An image showing a firefighter tackling the wildfire on Saddleworth Moor

Source: © Danny Lawson/PA Archive/PA Images

Even normally well watered places like Saddleworth Moor near Manchester, UK, can burn

Particle composition is a particular concern in northern UK peat fires. ‘Because of Britain’s industrial past, there’s industrial material that has been deposited over the course of a hundred years or more across that region that is remobilised during peat fires,’ says Coe. ‘Some of the more volatile components, for example, lead and mercury, are re-volatilised into the gas phase and then re-condensed as fine particles. This is the same as the lead volatilisation that was reported from the fire in Notre Dame.’

To date, however, relatively few studies have looked at either the composition or the potential health impacts of UK wildfire smoke. This makes evidence-based policy decisions, such as the increased use of prescribed fires that have been called for by some, hard to make.

UK wildfire measurements largely come from the 300 or so ground-based air quality monitoring sites operated constantly for regulatory reasons. For large fires these tend to be supplemented by measurements using instruments at university labs and also those taken onboard the UK’s research aircraft – the Facility for Airborne Atmospheric Measurements. When studying wildfire smoke ‘there is a variety of instruments on board – those described as core for the more standard measurements as well as those for more exotic parameters’ that are supplied and operated by university research groups, explains Jim McQuaid, an atmospheric scientist at the University of Leeds. ‘Flight data can then be used to evaluate whether models, which try to replicate the fire emissions, are doing this accurately,’ says McQuaid’s PhD student, Ailish Graham. ‘This can then inform us of how many people were exposed to the fire pollutants.’ She is also using data from the ground-based regulatory sites during wildfires to model their health impacts for the UK population.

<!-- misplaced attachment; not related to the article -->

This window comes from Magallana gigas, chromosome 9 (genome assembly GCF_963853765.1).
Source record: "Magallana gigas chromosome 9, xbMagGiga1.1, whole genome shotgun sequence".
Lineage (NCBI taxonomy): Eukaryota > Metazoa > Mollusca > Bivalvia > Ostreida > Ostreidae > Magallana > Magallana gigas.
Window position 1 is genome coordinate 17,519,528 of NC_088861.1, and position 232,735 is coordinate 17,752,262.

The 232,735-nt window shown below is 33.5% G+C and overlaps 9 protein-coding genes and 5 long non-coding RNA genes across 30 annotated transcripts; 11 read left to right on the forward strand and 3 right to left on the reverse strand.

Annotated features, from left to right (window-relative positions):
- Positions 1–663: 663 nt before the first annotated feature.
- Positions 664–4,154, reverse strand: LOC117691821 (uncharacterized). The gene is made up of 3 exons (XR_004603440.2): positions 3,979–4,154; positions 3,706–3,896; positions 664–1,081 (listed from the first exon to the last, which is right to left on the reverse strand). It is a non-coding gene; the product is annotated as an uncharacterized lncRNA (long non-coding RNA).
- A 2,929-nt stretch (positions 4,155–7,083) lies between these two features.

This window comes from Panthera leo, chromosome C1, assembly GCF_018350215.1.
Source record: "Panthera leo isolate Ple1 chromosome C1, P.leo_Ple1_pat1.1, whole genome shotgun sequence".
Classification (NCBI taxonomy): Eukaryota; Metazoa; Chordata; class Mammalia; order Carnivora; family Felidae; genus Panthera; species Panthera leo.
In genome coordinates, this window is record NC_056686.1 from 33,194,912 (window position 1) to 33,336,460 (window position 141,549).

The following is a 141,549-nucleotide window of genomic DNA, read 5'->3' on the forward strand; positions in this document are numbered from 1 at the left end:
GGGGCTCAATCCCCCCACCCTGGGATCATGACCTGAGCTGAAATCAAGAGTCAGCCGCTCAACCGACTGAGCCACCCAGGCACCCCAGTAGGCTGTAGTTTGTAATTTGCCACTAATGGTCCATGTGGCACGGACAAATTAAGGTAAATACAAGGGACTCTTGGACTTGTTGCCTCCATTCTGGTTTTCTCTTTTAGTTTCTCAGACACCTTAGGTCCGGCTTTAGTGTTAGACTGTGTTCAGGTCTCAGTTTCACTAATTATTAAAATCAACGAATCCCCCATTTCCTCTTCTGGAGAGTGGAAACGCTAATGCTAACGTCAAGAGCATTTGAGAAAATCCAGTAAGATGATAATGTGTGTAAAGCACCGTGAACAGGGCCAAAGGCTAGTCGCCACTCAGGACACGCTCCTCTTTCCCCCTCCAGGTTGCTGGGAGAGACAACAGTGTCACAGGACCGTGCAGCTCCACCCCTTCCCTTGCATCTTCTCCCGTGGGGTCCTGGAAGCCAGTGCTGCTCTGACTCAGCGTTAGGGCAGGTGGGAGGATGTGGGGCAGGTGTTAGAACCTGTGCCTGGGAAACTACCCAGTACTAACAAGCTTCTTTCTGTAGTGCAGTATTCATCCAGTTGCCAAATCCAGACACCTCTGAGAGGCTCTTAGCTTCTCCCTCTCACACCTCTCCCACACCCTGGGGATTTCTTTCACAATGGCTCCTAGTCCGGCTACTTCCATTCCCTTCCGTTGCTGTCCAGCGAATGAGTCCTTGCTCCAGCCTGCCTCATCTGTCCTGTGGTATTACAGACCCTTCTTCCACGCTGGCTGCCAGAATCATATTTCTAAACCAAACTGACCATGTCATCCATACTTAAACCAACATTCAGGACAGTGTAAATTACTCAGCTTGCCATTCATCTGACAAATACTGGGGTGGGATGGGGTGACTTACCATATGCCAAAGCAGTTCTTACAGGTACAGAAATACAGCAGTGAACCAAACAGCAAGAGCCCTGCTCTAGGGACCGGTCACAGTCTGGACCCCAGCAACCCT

It’s important to note that the chemistry of wildfire smoke isn’t just important from an air quality perspective. Smoke composition and evolution also determines its impact on both the weather and climate. Many of the researchers above are also considering these, as the world learns to adapt to increasing numbers and size of wildfires. Scientists are also unearthing the reasons for the increased length and severity of wildfire season. The obvious answer, increasing global temperatures, is only part of the story.

Nina Notman is a science writer based in Salisbury, UK